As Monica Lewinsky and Amanda Knox have incidents in their youth that will shadow their lives forever, so too does Becky, the flashier half of Greg Pierce’s poignant two-hander about a mouthy 17-year-old who visits her uncle in Costa Rica after a recent tragedy. Slowgirl denotes Mary Beth, Becky’s mentally challenged classmate, who fell out a window at a drunken high-school party. Becky may share some blame for that, and she’s not the only one wrestling with her conscience. Her apparently benign, geeky Uncle Sterling has some secrets of his own.
SPT’s intimate performance space lends itself perfectly to being a claustrophobic jungle hideaway. Designer Andrea Bush encloses the rustic hut with tangled vines suggesting invasive eyes prying at Becky and Sterling, two souls fleeing scrutiny; Bush also effectively jacks up part of the set like a public stockade. Everything about this small jewel of a production—directed by Kelly Kitchens—feels right, from terrific casting and acting to moody, canopy-filtered lighting (by Tristan Roberson) to Pierce’s strong, naturalistic 2012 script.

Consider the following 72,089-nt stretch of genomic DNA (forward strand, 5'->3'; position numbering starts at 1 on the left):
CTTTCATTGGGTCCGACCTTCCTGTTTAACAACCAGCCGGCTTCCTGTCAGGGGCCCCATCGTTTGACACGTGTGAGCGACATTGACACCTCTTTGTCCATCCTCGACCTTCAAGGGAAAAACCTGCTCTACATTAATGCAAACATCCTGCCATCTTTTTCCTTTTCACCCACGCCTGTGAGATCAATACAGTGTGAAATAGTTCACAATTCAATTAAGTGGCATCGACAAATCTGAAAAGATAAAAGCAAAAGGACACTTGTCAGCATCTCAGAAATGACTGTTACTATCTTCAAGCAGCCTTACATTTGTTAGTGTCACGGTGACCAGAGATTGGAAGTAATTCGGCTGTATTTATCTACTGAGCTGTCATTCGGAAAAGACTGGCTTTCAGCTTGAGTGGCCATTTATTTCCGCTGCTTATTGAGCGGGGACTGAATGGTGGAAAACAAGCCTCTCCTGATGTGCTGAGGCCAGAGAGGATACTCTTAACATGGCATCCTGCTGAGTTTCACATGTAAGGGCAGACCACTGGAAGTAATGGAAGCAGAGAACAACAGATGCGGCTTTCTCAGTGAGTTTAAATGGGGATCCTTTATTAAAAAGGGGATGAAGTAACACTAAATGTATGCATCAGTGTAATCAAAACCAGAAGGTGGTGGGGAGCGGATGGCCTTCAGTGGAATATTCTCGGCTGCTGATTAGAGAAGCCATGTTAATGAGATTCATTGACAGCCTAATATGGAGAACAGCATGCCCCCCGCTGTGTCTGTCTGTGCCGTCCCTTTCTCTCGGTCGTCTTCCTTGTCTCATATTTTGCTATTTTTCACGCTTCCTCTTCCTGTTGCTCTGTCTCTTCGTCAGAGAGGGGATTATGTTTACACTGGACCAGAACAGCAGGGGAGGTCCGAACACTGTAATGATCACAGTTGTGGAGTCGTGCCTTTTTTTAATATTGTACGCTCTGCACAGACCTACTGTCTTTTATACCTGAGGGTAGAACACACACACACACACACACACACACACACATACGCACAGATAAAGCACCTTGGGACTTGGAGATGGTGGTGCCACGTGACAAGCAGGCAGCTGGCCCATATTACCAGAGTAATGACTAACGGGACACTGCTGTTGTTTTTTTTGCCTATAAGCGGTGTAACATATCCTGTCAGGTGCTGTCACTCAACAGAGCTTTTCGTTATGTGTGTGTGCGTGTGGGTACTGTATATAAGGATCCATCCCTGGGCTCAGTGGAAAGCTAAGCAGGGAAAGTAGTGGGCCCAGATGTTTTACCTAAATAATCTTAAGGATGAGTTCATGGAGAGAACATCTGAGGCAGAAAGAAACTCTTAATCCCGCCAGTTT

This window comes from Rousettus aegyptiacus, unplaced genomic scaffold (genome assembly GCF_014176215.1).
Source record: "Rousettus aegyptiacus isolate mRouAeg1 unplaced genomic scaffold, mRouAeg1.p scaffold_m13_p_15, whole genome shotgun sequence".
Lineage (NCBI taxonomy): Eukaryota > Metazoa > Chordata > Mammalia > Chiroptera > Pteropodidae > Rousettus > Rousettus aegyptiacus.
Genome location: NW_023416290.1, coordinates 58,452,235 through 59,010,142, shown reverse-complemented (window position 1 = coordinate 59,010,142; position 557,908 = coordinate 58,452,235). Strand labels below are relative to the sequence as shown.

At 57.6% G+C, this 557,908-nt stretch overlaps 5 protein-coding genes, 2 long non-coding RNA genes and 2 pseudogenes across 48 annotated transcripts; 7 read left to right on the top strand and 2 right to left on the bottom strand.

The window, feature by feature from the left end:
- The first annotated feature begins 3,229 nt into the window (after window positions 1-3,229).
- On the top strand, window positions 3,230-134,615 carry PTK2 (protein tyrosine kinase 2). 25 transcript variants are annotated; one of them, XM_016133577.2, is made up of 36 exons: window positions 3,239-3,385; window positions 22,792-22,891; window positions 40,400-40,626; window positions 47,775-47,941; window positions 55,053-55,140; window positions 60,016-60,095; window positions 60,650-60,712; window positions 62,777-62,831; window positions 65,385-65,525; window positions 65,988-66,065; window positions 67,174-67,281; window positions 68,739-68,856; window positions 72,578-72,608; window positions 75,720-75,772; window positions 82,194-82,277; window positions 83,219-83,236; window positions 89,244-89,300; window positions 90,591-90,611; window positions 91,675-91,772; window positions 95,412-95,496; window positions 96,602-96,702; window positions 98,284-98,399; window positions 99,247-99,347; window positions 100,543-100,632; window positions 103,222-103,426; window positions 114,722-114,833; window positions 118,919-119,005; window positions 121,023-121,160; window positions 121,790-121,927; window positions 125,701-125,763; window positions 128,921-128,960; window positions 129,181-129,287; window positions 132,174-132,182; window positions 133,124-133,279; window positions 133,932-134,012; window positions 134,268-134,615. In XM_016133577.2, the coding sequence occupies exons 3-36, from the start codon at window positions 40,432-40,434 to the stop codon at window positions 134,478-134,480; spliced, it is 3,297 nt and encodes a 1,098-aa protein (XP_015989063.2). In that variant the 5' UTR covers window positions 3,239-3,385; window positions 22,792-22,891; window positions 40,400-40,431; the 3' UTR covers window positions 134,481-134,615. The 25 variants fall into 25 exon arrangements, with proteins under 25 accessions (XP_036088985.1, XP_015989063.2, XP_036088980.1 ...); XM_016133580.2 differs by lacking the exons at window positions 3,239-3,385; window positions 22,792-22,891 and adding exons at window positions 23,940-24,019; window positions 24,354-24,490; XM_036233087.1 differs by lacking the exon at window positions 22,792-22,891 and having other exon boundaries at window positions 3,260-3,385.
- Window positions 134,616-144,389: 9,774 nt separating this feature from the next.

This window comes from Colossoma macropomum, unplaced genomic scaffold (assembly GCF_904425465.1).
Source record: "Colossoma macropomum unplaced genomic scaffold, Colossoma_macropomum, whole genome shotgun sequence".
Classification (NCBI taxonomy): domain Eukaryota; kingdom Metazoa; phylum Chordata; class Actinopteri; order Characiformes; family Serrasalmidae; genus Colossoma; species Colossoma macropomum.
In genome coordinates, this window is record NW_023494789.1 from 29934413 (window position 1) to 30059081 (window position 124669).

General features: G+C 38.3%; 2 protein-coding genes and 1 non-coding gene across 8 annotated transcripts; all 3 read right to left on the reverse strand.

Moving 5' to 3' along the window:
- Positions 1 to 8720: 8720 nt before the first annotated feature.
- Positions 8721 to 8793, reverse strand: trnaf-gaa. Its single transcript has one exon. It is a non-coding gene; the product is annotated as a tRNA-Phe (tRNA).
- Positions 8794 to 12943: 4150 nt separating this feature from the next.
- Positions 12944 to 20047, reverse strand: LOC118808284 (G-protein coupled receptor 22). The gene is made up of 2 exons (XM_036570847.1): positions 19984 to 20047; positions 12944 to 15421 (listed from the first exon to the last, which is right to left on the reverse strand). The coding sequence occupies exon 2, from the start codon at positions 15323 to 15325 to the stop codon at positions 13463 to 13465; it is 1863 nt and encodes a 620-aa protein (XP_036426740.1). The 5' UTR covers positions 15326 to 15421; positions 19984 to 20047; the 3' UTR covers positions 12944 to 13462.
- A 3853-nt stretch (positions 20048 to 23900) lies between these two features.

Any time Hannah Mootz (Bo-Nita) plays a troubled young person is an occasion to celebrate. Her Becky teeters between Lolita-hood and adulthood, in awkward semi-possession of her own body, as though test-driving it. Sometimes a bulldozer, sometimes gentle, she describes the rain forest (without irony) as “ass-fuck beautiful,” fears rape by iguana, and frets to Sterling, “You probably think I’m a total Unabomber.” Kevin McKeon, who excels at making quiet men interesting, provides a satisfying comedic foil to Becky’s rampant emotionalism as they uncover their respective shame sources. Watching his depressive Sterling come to life is one of the show’s subtle pleasures.
Slowgirl ’s compassionate portrait of people who, regardless of their courtroom guilt or innocence, made some terrible decisions, feels very much of our moment. Most of us have had a “slowgirl” in our past—someone whom, however momentarily, we did not treat kindly. If we were lucky, our victim survived whatever cruelty we inflicted, so that we might later apologize—or more. To merely villainize bullies doesn’t accomplish much, or say anything we haven’t heard a thousand times before. Slowgirl dwells in the more ambiguous zone of dispassionate moral scrutiny, a place where one’s past sins can be addressed and forgiven.
SLOWGIRL Seattle Public Theater at the Bathhouse, 7312 W. Greenlake Dr. N., 524-1300, seattlepublictheater.org. $5–$32. 7:30 p.m. Thurs.–Sat., 2 p.m. Sun. Ends April 12.